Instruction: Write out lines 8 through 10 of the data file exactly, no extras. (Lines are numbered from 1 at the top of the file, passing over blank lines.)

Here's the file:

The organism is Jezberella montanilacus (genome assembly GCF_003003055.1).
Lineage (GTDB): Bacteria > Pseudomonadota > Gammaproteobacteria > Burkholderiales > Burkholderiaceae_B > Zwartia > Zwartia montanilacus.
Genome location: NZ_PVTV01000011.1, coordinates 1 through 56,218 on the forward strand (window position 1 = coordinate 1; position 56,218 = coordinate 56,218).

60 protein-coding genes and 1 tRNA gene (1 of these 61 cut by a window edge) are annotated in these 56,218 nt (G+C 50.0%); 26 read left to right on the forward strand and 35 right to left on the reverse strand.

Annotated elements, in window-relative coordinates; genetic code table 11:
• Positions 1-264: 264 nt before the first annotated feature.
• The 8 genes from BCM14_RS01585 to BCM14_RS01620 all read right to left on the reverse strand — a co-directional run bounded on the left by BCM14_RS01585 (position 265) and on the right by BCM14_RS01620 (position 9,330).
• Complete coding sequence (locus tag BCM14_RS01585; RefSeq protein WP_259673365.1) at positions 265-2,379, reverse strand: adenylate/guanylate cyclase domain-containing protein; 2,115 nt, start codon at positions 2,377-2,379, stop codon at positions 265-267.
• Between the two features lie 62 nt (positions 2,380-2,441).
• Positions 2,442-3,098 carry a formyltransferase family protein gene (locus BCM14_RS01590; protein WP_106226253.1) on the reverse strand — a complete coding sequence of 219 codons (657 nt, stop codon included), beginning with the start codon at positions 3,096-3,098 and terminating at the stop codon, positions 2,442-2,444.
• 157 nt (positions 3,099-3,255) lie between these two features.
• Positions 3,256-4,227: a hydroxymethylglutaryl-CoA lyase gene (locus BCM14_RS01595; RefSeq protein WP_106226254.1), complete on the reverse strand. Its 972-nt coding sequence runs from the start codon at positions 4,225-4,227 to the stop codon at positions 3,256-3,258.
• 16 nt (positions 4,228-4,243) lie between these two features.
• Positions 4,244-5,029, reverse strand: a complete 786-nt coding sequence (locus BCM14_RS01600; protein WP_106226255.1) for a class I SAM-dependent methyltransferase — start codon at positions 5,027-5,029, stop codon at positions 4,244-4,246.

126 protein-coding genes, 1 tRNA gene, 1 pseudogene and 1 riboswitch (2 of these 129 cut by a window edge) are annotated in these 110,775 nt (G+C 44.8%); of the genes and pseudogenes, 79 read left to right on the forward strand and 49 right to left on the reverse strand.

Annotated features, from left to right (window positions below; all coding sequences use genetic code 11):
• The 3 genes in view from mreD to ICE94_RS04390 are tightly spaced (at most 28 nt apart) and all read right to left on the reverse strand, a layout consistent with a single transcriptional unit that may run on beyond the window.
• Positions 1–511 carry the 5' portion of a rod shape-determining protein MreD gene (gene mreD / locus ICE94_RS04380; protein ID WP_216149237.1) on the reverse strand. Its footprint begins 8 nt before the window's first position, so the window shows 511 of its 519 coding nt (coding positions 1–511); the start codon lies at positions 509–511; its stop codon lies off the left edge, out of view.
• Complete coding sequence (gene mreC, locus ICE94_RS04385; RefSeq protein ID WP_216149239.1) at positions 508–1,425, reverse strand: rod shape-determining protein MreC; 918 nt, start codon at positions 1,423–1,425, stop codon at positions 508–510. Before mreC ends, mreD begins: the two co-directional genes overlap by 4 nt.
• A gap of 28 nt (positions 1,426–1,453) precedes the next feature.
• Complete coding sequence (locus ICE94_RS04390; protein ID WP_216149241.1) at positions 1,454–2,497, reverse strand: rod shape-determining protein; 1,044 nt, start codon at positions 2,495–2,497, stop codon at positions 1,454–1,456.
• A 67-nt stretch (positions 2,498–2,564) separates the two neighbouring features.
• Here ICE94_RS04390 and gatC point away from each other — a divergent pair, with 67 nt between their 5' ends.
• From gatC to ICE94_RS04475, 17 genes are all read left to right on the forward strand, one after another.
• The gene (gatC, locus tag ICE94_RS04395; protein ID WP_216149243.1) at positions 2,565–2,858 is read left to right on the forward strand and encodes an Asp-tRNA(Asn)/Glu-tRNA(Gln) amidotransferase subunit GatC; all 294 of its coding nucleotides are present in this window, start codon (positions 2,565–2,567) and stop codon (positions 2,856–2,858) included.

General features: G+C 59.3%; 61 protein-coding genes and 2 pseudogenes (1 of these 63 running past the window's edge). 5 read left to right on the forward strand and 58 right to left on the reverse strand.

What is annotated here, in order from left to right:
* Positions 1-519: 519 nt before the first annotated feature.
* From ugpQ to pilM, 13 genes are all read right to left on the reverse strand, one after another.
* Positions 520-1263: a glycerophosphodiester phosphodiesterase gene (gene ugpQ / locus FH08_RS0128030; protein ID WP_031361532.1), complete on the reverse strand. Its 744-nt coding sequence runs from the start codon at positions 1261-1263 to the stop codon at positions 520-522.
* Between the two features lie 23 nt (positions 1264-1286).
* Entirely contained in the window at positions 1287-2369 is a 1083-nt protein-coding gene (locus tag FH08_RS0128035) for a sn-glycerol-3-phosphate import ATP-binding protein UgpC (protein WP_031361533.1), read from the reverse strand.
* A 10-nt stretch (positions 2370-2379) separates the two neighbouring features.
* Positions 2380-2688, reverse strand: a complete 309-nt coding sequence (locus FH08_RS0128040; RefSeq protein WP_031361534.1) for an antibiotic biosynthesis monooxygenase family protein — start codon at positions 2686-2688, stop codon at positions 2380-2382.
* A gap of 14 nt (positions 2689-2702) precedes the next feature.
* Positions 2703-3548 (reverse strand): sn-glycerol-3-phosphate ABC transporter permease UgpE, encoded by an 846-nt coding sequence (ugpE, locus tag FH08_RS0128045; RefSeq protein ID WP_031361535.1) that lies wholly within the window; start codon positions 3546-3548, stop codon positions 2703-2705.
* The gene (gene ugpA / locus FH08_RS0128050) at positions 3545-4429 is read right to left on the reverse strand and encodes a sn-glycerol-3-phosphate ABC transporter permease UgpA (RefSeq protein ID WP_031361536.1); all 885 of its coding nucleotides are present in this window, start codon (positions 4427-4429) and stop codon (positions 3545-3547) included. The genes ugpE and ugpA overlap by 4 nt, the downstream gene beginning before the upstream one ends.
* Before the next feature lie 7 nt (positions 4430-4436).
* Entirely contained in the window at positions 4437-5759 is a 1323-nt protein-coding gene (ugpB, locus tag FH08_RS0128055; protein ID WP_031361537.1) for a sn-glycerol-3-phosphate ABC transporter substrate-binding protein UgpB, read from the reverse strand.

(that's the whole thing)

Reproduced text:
• Complete coding sequence (locus tag BCM14_RS01585; RefSeq protein WP_259673365.1) at positions 265-2,379, reverse strand: adenylate/guanylate cyclase domain-containing protein; 2,115 nt, start codon at positions 2,377-2,379, stop codon at positions 265-267.
• Between the two features lie 62 nt (positions 2,380-2,441).
• Positions 2,442-3,098 carry a formyltransferase family protein gene (locus BCM14_RS01590; protein WP_106226253.1) on the reverse strand — a complete coding sequence of 219 codons (657 nt, stop codon included), beginning with the start codon at positions 3,096-3,098 and terminating at the stop codon, positions 2,442-2,444.